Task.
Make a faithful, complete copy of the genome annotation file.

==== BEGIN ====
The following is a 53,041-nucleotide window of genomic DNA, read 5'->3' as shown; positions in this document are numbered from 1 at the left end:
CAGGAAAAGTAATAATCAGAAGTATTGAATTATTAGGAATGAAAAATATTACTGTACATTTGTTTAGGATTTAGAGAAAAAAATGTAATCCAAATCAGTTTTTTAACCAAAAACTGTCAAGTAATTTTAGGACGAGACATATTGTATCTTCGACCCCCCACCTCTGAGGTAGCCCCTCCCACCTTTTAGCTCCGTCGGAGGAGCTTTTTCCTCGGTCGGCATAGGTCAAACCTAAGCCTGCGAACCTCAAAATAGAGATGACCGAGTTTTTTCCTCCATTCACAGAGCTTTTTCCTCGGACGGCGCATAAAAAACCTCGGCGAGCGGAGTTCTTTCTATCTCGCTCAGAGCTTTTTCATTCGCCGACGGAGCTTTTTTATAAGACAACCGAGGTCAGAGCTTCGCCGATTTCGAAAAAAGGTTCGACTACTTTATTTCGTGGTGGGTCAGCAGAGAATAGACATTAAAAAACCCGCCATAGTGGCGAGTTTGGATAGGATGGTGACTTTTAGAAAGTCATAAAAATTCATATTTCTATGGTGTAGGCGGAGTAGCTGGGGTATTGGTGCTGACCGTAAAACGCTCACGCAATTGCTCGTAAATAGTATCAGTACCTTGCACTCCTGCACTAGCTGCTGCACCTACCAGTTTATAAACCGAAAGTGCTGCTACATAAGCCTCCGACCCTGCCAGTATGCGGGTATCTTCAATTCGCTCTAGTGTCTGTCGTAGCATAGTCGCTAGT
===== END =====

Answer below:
The following is a 53,041-nucleotide window of genomic DNA, read 5'->3' as shown; positions in this document are numbered from 1 at the left end:
CAGGAAAAGTAATAATCAGAAGTATTGAATTATTAGGAATGAAAAATATTACTGTACATTTGTTTAGGATTTAGAGAAAAAAATGTAATCCAAATCAGTTTTTTAACCAAAAACTGTCAAGTAATTTTAGGACGAGACATATTGTATCTTCGACCCCCCACCTCTGAGGTAGCCCCTCCCACCTTTTAGCTCCGTCGGAGGAGCTTTTTCCTCGGTCGGCATAGGTCAAACCTAAGCCTGCGAACCTCAAAATAGAGATGACCGAGTTTTTTCCTCCATTCACAGAGCTTTTTCCTCGGACGGCGCATAAAAAACCTCGGCGAGCGGAGTTCTTTCTATCTCGCTCAGAGCTTTTTCATTCGCCGACGGAGCTTTTTTATAAGACAACCGAGGTCAGAGCTTCGCCGATTTCGAAAAAAGGTTCGACTACTTTATTTCGTGGTGGGTCAGCAGAGAATAGACATTAAAAAACCCGCCATAGTGGCGAGTTTGGATAGGATGGTGACTTTTAGAAAGTCATAAAAATTCATATTTCTATGGTGTAGGCGGAGTAGCTGGGGTATTGGTGCTGACCGTAAAACGCTCACGCAATTGCTCGTAAATAGTATCAGTACCTTGCACTCCTGCACTAGCTGCTGCACCTACCAGTTTATAAACCGAAAGTGCTGCTACATAAGCCTCCGACCCTGCCAGTATGCGGGTATCTTCAATTCGCTCTAGTGTCTGTCGTAGCATAGTCGCTAGT